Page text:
Calling Out the Red Lines
New data released in the past week on the COVID-19 crisis has exposed what many of us working for racial equity and justice had felt in the pit of our stomachs for weeks: that people whose household income is low and people of color, specifically African Americans, would suffer disproportionally and in great numbers. In Chicago, Black people make up a staggering 70 percent of those dying from COVID-19, yet represent less than 30 percent of the city’s population.
Along with those statistics, it is important to understand why this is happening: there is no vaccine that will insulate one from the effects of structural racism.
Like a virus, the impacts of structural racism have permeated parts of our city for generations, where vast disparities in health, economic mobility, education access and housing set the stage long ago for the devastation we’re seeing now. In fact, by laying over the latest map provided by the city on COVID-19 infection rates by zip code to a map charting Chicago’s history of redlining one can begin to visually see the linkage of past discriminatory practices and the compounded effects of what we’re seeing today.
Seemingly overnight, the world has fundamentally changed, giving us the opportunity to throw out the playbook for “how it’s always been done” and completely shift our way of thinking and doing.
In just a few weeks’ time, we have seen disruption on an unprecedented and massive scale. Societal shifts we were told could take decades or a century have taken days. Individuals who have been deemed “low-risk” are being released from incarceration. Telehealth and remote working have become the norm.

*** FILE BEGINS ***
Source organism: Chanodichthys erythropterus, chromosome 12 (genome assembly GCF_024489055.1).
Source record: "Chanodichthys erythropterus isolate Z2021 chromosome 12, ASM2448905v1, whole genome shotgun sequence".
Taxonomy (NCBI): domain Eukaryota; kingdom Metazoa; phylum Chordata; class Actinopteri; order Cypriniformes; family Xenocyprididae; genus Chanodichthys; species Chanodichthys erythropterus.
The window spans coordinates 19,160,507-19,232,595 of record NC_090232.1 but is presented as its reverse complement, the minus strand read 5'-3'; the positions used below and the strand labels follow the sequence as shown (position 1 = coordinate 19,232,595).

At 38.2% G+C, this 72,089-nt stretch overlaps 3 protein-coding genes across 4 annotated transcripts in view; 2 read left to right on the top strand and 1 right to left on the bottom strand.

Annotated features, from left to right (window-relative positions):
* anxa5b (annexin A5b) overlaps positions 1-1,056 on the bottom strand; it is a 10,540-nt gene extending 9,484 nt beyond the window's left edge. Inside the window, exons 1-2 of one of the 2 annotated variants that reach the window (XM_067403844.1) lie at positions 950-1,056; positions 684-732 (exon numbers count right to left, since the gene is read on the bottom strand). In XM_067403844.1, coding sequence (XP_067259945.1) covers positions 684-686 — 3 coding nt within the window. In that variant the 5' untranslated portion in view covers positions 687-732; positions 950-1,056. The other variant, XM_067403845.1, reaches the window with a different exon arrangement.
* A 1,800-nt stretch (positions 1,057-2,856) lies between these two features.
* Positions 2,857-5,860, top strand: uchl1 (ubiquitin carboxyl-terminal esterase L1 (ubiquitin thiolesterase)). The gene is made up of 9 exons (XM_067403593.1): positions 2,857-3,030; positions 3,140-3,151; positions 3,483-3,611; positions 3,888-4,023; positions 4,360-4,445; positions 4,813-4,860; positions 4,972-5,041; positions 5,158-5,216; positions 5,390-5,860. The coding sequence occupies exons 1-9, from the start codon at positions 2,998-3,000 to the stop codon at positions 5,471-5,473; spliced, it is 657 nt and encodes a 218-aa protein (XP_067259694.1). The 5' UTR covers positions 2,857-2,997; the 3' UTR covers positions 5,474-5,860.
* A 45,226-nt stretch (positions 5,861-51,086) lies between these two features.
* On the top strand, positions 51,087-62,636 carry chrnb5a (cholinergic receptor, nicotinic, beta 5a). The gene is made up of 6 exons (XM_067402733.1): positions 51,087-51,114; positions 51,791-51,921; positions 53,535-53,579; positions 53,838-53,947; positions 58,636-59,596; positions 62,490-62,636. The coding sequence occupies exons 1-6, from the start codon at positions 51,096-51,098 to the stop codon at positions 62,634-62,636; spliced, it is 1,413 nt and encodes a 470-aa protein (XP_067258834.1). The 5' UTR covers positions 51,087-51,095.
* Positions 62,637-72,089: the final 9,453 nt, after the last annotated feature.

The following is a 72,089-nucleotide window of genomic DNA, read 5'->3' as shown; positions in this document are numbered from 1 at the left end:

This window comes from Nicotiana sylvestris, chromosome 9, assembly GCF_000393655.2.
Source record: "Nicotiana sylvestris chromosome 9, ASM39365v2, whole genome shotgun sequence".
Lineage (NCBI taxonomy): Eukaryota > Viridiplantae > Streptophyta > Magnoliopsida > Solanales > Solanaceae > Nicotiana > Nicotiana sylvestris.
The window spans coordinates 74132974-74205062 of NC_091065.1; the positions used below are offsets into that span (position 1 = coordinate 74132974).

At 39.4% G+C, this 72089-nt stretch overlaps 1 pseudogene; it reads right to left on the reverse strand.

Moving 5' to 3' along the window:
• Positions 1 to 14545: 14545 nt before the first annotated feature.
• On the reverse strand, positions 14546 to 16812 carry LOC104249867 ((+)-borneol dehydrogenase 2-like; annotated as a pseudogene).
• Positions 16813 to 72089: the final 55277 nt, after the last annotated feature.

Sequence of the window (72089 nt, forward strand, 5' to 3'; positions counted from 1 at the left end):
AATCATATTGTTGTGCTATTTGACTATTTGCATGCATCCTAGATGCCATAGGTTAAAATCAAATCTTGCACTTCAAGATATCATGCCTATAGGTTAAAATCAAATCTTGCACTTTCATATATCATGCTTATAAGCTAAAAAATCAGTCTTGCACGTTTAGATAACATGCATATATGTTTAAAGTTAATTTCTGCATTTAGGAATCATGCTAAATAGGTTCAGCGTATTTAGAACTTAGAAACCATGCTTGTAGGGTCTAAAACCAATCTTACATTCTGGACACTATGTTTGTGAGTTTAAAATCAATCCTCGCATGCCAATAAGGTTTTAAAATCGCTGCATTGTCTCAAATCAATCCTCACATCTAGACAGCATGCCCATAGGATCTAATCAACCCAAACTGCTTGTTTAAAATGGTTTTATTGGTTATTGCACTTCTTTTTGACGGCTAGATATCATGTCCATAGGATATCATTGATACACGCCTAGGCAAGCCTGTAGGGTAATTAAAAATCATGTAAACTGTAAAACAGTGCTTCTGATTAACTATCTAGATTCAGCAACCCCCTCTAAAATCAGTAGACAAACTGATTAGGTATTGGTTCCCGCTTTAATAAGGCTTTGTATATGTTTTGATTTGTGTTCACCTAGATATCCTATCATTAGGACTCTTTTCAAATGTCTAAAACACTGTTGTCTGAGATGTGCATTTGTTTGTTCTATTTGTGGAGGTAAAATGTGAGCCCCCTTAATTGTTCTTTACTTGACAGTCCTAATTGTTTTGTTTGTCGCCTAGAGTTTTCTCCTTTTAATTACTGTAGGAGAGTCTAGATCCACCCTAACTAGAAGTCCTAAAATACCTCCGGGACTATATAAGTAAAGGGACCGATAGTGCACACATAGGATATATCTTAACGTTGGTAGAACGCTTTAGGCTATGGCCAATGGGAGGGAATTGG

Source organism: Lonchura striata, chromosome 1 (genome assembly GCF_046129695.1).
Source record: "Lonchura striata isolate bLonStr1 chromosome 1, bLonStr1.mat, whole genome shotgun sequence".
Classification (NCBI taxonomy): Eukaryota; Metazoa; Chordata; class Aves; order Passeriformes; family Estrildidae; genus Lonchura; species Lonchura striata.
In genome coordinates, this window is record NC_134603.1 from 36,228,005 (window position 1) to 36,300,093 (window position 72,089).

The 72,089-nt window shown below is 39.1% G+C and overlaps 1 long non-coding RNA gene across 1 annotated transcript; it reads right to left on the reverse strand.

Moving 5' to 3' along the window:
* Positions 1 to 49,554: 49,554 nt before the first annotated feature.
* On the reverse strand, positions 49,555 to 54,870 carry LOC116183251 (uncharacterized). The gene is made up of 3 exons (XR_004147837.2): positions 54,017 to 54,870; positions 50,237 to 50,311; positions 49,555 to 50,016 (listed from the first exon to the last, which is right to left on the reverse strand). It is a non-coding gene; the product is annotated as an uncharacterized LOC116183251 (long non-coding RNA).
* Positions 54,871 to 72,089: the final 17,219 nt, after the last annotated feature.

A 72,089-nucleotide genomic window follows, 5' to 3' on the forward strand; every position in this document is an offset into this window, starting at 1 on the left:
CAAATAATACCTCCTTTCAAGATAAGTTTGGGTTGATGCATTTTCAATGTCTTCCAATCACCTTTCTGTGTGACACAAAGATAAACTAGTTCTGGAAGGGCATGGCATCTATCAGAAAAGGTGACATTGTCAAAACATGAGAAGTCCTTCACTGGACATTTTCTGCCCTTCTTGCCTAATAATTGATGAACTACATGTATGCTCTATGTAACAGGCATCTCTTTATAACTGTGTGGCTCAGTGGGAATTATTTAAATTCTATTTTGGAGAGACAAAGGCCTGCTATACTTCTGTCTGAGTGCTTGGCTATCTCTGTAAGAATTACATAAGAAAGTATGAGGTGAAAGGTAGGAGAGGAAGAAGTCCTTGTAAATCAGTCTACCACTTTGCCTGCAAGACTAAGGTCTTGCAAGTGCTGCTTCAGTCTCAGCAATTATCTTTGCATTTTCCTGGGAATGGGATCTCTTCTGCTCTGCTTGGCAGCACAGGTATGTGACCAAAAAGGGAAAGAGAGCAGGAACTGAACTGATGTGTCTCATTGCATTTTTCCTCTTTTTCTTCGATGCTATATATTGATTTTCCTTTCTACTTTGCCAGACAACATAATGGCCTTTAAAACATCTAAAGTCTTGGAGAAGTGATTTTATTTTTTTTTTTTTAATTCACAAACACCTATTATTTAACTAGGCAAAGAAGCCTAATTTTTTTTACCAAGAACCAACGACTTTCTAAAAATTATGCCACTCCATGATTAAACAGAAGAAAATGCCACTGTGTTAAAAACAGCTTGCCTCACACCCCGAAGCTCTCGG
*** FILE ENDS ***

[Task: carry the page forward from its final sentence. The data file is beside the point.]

To be sure, disruption can also reveal even deeper problems. In the push to remote work and schooling, the lack of access to quality education and workforce technology within underserved communities has become glaringly obvious. Still it has also created opportunities for cross-sector collaboration to address this lack, as evidenced by the city’s new remote learning plan announced this week, which will provide 100,000 laptops to public school students.
The point is this – we have a chance to take on the red lines – a chance to truly build an equitable playing field.
The map shows in full color where our systems have fallen short over time.
Systems are made up of people.
People have choices.
People also create opportunities with those choices..
Let’s not squander our opportunity.
P.S. Chicago Beyond launched Going Beyond to support those on the frontlines, not merely in times of crisis but as a matter of course. It’s also reflective of six core equity principles that anchor our COVID-19 approach, which we hope can also serve as a tool for others forming their approach right now. Click here to learn more [click to 6 principles on website].